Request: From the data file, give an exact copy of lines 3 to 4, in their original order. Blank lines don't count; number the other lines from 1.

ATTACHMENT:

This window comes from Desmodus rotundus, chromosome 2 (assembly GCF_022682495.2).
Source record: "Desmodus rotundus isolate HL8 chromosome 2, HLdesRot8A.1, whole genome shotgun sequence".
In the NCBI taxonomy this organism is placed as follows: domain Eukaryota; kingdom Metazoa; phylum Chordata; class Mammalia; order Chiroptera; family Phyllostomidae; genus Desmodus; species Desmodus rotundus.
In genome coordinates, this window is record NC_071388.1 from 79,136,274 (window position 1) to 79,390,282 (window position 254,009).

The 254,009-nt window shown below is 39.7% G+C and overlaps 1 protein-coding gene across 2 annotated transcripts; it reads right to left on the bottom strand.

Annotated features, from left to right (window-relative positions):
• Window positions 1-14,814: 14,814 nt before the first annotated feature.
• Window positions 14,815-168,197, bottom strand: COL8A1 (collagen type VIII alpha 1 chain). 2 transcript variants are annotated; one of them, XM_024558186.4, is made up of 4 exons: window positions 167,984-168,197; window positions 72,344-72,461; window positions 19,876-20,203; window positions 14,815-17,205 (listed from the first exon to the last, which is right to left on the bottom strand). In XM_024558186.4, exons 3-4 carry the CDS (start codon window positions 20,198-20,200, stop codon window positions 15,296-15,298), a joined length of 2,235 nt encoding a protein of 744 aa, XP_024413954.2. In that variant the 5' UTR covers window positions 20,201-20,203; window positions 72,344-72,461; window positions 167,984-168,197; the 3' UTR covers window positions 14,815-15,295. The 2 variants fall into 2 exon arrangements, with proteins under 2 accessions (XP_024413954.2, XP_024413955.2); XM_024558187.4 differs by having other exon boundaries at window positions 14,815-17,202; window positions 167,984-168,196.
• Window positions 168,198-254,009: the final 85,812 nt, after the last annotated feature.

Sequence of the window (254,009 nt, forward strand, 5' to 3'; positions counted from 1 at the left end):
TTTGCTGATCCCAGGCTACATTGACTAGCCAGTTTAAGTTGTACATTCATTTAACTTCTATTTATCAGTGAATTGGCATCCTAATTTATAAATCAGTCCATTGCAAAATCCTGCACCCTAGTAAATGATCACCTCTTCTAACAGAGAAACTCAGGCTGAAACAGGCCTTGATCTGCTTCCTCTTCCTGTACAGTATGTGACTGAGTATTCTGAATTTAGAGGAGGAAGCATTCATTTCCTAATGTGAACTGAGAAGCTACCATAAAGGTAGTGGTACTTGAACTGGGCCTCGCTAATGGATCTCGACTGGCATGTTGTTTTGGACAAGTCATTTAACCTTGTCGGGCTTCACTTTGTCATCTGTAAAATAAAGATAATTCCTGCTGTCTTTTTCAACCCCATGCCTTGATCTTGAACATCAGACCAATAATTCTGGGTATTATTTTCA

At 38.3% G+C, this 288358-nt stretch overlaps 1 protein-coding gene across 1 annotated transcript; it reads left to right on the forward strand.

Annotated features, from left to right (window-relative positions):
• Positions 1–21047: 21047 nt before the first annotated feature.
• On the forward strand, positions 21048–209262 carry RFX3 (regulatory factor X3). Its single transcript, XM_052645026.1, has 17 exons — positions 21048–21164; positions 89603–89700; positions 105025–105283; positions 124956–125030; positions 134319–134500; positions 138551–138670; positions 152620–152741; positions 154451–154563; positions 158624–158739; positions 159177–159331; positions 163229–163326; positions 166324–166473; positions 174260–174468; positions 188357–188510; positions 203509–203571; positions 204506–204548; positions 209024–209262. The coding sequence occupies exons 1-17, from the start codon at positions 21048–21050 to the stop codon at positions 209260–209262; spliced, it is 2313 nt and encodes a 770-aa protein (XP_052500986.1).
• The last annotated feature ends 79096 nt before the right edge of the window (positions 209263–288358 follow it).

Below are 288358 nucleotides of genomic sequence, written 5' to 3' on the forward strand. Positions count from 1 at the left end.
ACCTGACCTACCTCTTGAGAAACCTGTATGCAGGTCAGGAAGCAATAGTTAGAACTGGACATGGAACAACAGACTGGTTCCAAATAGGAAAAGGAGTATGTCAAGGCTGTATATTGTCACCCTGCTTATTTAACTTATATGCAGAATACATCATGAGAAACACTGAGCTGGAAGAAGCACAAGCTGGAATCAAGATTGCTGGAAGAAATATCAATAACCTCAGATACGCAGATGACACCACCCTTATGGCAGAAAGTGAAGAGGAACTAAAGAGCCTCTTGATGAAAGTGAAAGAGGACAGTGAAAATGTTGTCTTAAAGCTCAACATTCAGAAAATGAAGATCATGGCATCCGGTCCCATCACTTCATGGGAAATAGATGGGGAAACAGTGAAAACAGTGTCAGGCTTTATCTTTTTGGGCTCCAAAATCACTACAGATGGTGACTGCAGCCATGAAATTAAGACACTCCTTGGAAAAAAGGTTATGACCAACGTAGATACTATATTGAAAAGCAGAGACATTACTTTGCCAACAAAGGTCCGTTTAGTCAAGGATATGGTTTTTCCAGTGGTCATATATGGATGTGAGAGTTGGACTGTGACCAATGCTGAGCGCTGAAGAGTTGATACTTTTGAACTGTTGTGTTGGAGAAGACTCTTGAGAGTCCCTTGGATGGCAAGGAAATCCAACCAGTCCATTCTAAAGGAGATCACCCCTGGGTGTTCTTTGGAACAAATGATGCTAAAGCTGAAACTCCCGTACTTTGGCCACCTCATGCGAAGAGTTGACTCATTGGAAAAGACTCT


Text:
In the NCBI taxonomy this organism is placed as follows: domain Eukaryota; kingdom Metazoa; phylum Chordata; class Mammalia; order Chiroptera; family Phyllostomidae; genus Desmodus; species Desmodus rotundus.
In genome coordinates, this window is record NC_071388.1 from 79,136,274 (window position 1) to 79,390,282 (window position 254,009).